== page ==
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Making a wippe

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IntroductionEdit

Wippe is an simple wooden lever that can be used to cock a crossbow of moderate strength. It is basically a much simplified version of the goat's foot lever. Unlike goat's foot lever which pulls the string to the nut, wippe pushes it there. A wippe made of wood is also much easier to manufacture than a goat's foot lever, which can only be made by blacksmith. Cocking a ~300 pound crossbow with a wippe is very smooth and easy with a lever that's only 80cm long. Up to a point lengthening the lever allows even stronger crossbows to be cocked. A wippe-operated crossbow is somewhat slower to cock than a crossbow cocked by hand. However, cocking a bow with a wippe is much faster than with a cranequin or a winch.

While making the wippe parts is easy, designing it so that the lever operates just right with a given crossbow is not. Therefore this article puts much emphasis on wippe's operating principles and the issues that may arise during use.

Parts of a wippeEdit

A wippe consists of four parts:

  • Wooden lever
  • Steel axle
  • Wooden part pivoted to the wooden lever using the steel axle
  • Metal hook

In addition the front end of the crossbow has to have a metal loop, around which the lever's metal hook rotates. The core parts of the wippe are shown in the below pictures:

Making a wippe-1024x768-02 Making a wippe-1024x768-03

Operating principlesEdit

Although the wippe looks deceivingly simple, there are several caveats you may run into while making one. The diagram below shows wippe operation in three distinct phases and illustrates some of these key design principles:

Wippe operation

The parts marked with letters are:

  • (A) rotating part of the wippe which pushes the bowstring towards the lock
  • (B) lower part of the handle
  • (C) upper part of the handle
  • (D) steel loop around which wippe's hook rotates, attached to the stock using bow irons
  • (E) frontmost part of the upper stock

When designing a wippe, there are a number of potential caveats that need to be avoided:

  • If the distance between D and E is not sufficiently long, the top of the stock prevents the wippe from moving through it's entire range of motion.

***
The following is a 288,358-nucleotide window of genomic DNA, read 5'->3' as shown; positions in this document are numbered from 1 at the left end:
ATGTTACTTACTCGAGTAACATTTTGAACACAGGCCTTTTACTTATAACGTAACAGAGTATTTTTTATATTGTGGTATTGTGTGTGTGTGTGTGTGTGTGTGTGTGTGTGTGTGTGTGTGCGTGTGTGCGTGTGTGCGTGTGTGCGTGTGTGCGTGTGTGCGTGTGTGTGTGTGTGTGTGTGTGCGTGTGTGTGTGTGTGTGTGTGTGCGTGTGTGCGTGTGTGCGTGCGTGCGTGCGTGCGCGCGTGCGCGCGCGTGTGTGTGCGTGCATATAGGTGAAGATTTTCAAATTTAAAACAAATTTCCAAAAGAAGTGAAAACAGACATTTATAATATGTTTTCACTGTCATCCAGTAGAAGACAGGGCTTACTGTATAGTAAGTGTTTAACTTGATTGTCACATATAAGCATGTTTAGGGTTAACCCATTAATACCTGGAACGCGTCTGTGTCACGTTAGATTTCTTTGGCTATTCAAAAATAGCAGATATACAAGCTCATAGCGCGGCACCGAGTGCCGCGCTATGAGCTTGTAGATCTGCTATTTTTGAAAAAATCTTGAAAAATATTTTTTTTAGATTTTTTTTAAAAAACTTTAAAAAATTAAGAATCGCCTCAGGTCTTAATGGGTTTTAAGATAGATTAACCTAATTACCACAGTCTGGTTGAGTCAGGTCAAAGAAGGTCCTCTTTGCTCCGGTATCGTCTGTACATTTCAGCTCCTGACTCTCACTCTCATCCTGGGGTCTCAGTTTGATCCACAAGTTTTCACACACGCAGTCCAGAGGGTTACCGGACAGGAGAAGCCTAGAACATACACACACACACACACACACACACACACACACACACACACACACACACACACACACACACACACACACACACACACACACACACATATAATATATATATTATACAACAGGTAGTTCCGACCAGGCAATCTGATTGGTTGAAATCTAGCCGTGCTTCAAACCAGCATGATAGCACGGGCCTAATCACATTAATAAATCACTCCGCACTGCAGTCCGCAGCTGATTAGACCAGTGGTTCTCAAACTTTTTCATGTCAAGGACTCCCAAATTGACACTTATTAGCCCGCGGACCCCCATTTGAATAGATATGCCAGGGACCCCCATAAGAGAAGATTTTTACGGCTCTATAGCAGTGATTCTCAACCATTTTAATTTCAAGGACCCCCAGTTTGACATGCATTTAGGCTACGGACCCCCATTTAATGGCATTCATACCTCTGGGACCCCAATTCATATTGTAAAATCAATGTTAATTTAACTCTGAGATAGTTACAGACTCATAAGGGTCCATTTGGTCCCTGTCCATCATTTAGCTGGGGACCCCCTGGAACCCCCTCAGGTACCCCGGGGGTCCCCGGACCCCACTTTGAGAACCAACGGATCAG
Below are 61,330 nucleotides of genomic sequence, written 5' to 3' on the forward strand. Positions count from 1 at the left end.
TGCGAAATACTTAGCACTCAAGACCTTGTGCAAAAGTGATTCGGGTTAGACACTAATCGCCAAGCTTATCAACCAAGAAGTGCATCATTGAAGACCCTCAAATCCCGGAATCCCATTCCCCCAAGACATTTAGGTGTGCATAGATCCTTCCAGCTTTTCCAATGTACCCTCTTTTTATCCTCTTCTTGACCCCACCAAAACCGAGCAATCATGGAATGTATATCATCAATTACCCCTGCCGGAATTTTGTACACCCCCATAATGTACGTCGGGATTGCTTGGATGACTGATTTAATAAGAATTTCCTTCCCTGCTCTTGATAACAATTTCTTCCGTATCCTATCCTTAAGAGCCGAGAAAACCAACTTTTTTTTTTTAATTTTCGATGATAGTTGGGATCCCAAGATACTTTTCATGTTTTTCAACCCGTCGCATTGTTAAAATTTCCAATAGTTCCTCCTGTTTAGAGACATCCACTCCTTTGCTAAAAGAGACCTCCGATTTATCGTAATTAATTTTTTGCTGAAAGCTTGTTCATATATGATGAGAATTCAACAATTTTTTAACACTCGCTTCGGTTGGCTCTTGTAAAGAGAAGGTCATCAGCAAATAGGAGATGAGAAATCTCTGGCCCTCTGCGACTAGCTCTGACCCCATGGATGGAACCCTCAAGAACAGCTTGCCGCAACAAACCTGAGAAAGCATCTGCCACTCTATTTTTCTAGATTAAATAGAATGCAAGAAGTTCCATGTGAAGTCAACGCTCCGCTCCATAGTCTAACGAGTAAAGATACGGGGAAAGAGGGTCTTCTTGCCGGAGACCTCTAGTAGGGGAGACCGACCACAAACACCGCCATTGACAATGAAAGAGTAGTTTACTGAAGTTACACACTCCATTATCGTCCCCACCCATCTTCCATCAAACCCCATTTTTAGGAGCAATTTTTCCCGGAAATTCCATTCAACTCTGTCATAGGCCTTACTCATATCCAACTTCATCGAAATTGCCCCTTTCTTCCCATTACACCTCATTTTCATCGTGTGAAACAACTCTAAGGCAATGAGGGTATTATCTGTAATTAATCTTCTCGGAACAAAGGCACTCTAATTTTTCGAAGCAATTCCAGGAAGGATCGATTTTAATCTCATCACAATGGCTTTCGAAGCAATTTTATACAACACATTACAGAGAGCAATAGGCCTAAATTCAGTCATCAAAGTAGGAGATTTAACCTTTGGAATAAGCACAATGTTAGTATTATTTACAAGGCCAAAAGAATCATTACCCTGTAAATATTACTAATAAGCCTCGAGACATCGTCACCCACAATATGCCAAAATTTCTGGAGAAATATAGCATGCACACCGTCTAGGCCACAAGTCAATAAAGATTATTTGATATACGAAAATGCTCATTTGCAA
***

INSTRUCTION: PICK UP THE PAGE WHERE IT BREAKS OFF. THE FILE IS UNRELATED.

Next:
• If the angle between the stock and A is too obtuse, the wippe will be unable to push the bowstring back towards the lock; rather, it just pushes the it against the stock. This can be avoided by keeping the maximum angle clearly below 45 degrees.
  • The wippe must be able to push the bowstring past the nut. This allows the bowstring to automatically rotate the nut back to shooting position. If the trigger is spring-loaded or correctly balanced, it will also rotate and lock the nut in place automatically, making cocking the crossbow smooth and easy.

Besides these potential caveats, correctly selecting the length of A and B can be tricky. The problem is that there's no simple formula for determining the dimensions of these parts. Probably the easiest way to find out the correct dimensions is to test different lengths using a CAD program or even cardboard templates. The one thing you definitely want to do is maximize the advantage in leverage the wippe provides. There are two factors you can adjust to do this:

  • Make B as short as possible for the chosen draw length.
  • Maximize the rotation angle of the wippe handle (BC). Note that if the handle uses an open-ended hook as a pivot point, going way past 90 degrees may not be possible.

Both of these optimizations are intended to allow making C as short as possible, which in turn makes the wippe as light and as manageable as possible.

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